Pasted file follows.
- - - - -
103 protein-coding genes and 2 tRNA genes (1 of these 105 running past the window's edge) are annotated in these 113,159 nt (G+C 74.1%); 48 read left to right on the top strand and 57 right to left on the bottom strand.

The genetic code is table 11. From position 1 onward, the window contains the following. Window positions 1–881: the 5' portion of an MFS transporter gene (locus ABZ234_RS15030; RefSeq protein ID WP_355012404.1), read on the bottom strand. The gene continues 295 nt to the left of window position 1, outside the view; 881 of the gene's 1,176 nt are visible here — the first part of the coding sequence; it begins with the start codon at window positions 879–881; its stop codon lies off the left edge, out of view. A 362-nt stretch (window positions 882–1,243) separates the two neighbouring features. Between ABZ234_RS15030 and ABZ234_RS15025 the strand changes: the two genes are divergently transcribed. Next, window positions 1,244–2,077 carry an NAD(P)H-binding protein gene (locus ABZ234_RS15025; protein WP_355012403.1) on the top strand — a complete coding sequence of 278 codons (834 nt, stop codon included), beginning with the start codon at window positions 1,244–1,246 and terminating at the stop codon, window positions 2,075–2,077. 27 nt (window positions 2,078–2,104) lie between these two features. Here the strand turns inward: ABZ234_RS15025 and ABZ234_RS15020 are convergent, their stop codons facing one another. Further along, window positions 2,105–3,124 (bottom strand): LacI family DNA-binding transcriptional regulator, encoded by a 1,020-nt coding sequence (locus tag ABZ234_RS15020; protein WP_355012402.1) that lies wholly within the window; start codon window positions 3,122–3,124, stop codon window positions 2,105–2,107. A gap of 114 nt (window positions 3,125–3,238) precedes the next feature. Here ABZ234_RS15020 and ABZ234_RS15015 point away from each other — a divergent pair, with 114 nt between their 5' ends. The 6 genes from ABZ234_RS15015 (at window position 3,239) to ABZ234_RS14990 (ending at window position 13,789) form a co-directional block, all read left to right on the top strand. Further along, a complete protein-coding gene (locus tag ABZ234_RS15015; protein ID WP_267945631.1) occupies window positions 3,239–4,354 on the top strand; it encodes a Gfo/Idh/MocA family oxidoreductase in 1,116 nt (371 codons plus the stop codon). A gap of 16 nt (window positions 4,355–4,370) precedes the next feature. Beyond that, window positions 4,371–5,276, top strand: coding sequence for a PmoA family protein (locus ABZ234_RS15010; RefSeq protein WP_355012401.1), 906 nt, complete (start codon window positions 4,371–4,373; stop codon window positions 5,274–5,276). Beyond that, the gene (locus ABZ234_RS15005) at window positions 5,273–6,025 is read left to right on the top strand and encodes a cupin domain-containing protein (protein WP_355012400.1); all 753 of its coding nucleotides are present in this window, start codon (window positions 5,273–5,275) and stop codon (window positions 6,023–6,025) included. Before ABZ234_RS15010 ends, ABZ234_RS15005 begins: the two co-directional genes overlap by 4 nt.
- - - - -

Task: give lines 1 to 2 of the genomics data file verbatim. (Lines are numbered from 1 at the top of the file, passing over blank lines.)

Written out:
103 protein-coding genes and 2 tRNA genes (1 of these 105 running past the window's edge) are annotated in these 113,159 nt (G+C 74.1%); 48 read left to right on the top strand and 57 right to left on the bottom strand.

The genetic code is table 11. From position 1 onward, the window contains the following. Window positions 1–881: the 5' portion of an MFS transporter gene (locus ABZ234_RS15030; RefSeq protein ID WP_355012404.1), read on the bottom strand. The gene continues 295 nt to the left of window position 1, outside the view; 881 of the gene's 1,176 nt are visible here — the first part of the coding sequence; it begins with the start codon at window positions 879–881; its stop codon lies off the left edge, out of view. A 362-nt stretch (window positions 882–1,243) separates the two neighbouring features. Between ABZ234_RS15030 and ABZ234_RS15025 the strand changes: the two genes are divergently transcribed. Next, window positions 1,244–2,077 carry an NAD(P)H-binding protein gene (locus ABZ234_RS15025; protein WP_355012403.1) on the top strand — a complete coding sequence of 278 codons (834 nt, stop codon included), beginning with the start codon at window positions 1,244–1,246 and terminating at the stop codon, window positions 2,075–2,077. 27 nt (window positions 2,078–2,104) lie between these two features. Here the strand turns inward: ABZ234_RS15025 and ABZ234_RS15020 are convergent, their stop codons facing one another. Further along, window positions 2,105–3,124 (bottom strand): LacI family DNA-binding transcriptional regulator, encoded by a 1,020-nt coding sequence (locus tag ABZ234_RS15020; protein WP_355012402.1) that lies wholly within the window; start codon window positions 3,122–3,124, stop codon window positions 2,105–2,107. A gap of 114 nt (window positions 3,125–3,238) precedes the next feature. Here ABZ234_RS15020 and ABZ234_RS15015 point away from each other — a divergent pair, with 114 nt between their 5' ends. The 6 genes from ABZ234_RS15015 (at window position 3,239) to ABZ234_RS14990 (ending at window position 13,789) form a co-directional block, all read left to right on the top strand. Further along, a complete protein-coding gene (locus tag ABZ234_RS15015; protein ID WP_267945631.1) occupies window positions 3,239–4,354 on the top strand; it encodes a Gfo/Idh/MocA family oxidoreductase in 1,116 nt (371 codons plus the stop codon). A gap of 16 nt (window positions 4,355–4,370) precedes the next feature. Beyond that, window positions 4,371–5,276, top strand: coding sequence for a PmoA family protein (locus ABZ234_RS15010; RefSeq protein WP_355012401.1), 906 nt, complete (start codon window positions 4,371–4,373; stop codon window positions 5,274–5,276). Beyond that, the gene (locus ABZ234_RS15005) at window positions 5,273–6,025 is read left to right on the top strand and encodes a cupin domain-containing protein (protein WP_355012400.1); all 753 of its coding nucleotides are present in this window, start codon (window positions 5,273–5,275) and stop codon (window positions 6,023–6,025) included. Before ABZ234_RS15010 ends, ABZ234_RS15005 begins: the two co-directional genes overlap by 4 nt.